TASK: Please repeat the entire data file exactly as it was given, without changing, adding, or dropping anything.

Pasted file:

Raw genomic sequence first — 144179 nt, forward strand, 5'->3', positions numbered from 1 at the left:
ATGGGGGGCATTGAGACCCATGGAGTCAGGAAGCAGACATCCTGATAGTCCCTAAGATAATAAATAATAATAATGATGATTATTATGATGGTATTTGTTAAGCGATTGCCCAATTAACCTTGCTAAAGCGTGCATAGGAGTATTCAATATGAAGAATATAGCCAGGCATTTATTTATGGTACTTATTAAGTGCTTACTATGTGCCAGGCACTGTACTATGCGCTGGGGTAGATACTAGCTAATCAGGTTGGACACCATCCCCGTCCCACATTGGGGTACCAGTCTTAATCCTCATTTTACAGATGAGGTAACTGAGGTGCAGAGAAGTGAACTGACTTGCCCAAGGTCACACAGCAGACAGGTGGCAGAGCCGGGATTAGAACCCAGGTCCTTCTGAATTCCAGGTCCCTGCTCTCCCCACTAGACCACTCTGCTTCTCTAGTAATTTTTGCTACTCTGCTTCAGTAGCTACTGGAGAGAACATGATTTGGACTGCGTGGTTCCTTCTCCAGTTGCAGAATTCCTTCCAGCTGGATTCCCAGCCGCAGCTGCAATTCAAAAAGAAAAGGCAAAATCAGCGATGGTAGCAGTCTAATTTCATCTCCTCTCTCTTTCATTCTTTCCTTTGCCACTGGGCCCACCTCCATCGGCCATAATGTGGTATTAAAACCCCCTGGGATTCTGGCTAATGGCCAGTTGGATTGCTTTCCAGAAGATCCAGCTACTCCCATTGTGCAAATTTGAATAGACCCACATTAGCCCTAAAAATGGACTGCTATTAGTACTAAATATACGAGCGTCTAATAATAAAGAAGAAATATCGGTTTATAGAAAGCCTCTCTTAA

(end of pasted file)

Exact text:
Raw genomic sequence first — 144179 nt, forward strand, 5'->3', positions numbered from 1 at the left:
ATGGGGGGCATTGAGACCCATGGAGTCAGGAAGCAGACATCCTGATAGTCCCTAAGATAATAAATAATAATAATGATGATTATTATGATGGTATTTGTTAAGCGATTGCCCAATTAACCTTGCTAAAGCGTGCATAGGAGTATTCAATATGAAGAATATAGCCAGGCATTTATTTATGGTACTTATTAAGTGCTTACTATGTGCCAGGCACTGTACTATGCGCTGGGGTAGATACTAGCTAATCAGGTTGGACACCATCCCCGTCCCACATTGGGGTACCAGTCTTAATCCTCATTTTACAGATGAGGTAACTGAGGTGCAGAGAAGTGAACTGACTTGCCCAAGGTCACACAGCAGACAGGTGGCAGAGCCGGGATTAGAACCCAGGTCCTTCTGAATTCCAGGTCCCTGCTCTCCCCACTAGACCACTCTGCTTCTCTAGTAATTTTTGCTACTCTGCTTCAGTAGCTACTGGAGAGAACATGATTTGGACTGCGTGGTTCCTTCTCCAGTTGCAGAATTCCTTCCAGCTGGATTCCCAGCCGCAGCTGCAATTCAAAAAGAAAAGGCAAAATCAGCGATGGTAGCAGTCTAATTTCATCTCCTCTCTCTTTCATTCTTTCCTTTGCCACTGGGCCCACCTCCATCGGCCATAATGTGGTATTAAAACCCCCTGGGATTCTGGCTAATGGCCAGTTGGATTGCTTTCCAGAAGATCCAGCTACTCCCATTGTGCAAATTTGAATAGACCCACATTAGCCCTAAAAATGGACTGCTATTAGTACTAAATATACGAGCGTCTAATAATAAAGAAGAAATATCGGTTTATAGAAAGCCTCTCTTAA